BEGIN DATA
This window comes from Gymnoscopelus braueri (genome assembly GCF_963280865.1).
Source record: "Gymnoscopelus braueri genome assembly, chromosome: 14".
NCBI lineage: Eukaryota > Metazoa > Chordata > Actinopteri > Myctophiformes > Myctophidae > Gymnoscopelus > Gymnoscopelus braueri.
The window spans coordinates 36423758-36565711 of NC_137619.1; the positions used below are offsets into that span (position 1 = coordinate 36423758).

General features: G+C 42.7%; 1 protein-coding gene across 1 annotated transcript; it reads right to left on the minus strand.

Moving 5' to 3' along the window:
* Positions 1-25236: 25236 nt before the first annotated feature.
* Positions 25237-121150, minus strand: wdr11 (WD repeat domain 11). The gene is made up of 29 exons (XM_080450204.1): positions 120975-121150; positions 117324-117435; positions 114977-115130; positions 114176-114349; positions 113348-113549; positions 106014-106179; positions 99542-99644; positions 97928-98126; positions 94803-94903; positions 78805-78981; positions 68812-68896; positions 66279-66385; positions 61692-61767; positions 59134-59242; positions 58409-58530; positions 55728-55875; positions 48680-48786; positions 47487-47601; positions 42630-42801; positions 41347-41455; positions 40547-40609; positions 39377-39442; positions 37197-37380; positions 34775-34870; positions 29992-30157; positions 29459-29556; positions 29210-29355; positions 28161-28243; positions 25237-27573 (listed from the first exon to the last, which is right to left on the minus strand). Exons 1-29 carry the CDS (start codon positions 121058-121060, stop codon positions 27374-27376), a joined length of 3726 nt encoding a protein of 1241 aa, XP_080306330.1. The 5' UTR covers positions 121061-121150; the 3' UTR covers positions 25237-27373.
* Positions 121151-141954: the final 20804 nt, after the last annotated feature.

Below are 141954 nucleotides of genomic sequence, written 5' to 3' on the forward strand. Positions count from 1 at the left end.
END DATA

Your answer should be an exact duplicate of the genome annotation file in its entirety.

This window comes from Gymnoscopelus braueri (genome assembly GCF_963280865.1).
Source record: "Gymnoscopelus braueri genome assembly, chromosome: 14".
NCBI lineage: Eukaryota > Metazoa > Chordata > Actinopteri > Myctophiformes > Myctophidae > Gymnoscopelus > Gymnoscopelus braueri.
The window spans coordinates 36423758-36565711 of NC_137619.1; the positions used below are offsets into that span (position 1 = coordinate 36423758).

General features: G+C 42.7%; 1 protein-coding gene across 1 annotated transcript; it reads right to left on the minus strand.

Moving 5' to 3' along the window:
* Positions 1-25236: 25236 nt before the first annotated feature.
* Positions 25237-121150, minus strand: wdr11 (WD repeat domain 11). The gene is made up of 29 exons (XM_080450204.1): positions 120975-121150; positions 117324-117435; positions 114977-115130; positions 114176-114349; positions 113348-113549; positions 106014-106179; positions 99542-99644; positions 97928-98126; positions 94803-94903; positions 78805-78981; positions 68812-68896; positions 66279-66385; positions 61692-61767; positions 59134-59242; positions 58409-58530; positions 55728-55875; positions 48680-48786; positions 47487-47601; positions 42630-42801; positions 41347-41455; positions 40547-40609; positions 39377-39442; positions 37197-37380; positions 34775-34870; positions 29992-30157; positions 29459-29556; positions 29210-29355; positions 28161-28243; positions 25237-27573 (listed from the first exon to the last, which is right to left on the minus strand). Exons 1-29 carry the CDS (start codon positions 121058-121060, stop codon positions 27374-27376), a joined length of 3726 nt encoding a protein of 1241 aa, XP_080306330.1. The 5' UTR covers positions 121061-121150; the 3' UTR covers positions 25237-27373.
* Positions 121151-141954: the final 20804 nt, after the last annotated feature.

Below are 141954 nucleotides of genomic sequence, written 5' to 3' on the forward strand. Positions count from 1 at the left end.